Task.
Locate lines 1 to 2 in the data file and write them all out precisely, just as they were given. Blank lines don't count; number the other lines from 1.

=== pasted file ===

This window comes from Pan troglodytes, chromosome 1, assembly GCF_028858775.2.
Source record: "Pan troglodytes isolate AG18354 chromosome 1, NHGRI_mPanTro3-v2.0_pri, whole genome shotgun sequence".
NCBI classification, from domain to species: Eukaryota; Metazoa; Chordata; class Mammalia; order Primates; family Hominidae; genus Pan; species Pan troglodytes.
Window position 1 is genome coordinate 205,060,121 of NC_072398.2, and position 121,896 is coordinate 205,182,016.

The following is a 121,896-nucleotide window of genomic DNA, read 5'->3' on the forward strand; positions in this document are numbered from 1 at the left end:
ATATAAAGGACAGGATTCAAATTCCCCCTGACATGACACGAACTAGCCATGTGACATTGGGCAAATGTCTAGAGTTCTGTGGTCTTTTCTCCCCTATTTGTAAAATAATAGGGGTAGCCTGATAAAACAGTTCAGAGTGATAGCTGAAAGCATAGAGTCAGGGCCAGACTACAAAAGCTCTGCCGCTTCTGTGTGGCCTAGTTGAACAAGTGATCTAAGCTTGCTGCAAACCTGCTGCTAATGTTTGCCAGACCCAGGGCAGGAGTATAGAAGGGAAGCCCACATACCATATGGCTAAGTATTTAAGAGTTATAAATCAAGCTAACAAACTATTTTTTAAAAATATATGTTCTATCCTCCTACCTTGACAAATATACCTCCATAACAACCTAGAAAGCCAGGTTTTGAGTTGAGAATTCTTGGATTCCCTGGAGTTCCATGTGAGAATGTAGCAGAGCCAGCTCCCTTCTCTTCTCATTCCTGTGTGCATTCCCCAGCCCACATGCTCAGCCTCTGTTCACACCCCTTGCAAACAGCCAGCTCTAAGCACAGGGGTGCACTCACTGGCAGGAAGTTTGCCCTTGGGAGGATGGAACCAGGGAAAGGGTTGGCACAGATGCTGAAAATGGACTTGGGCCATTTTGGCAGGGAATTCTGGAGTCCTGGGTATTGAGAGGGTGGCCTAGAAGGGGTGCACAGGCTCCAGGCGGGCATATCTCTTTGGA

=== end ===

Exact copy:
This window comes from Pan troglodytes, chromosome 1, assembly GCF_028858775.2.
Source record: "Pan troglodytes isolate AG18354 chromosome 1, NHGRI_mPanTro3-v2.0_pri, whole genome shotgun sequence".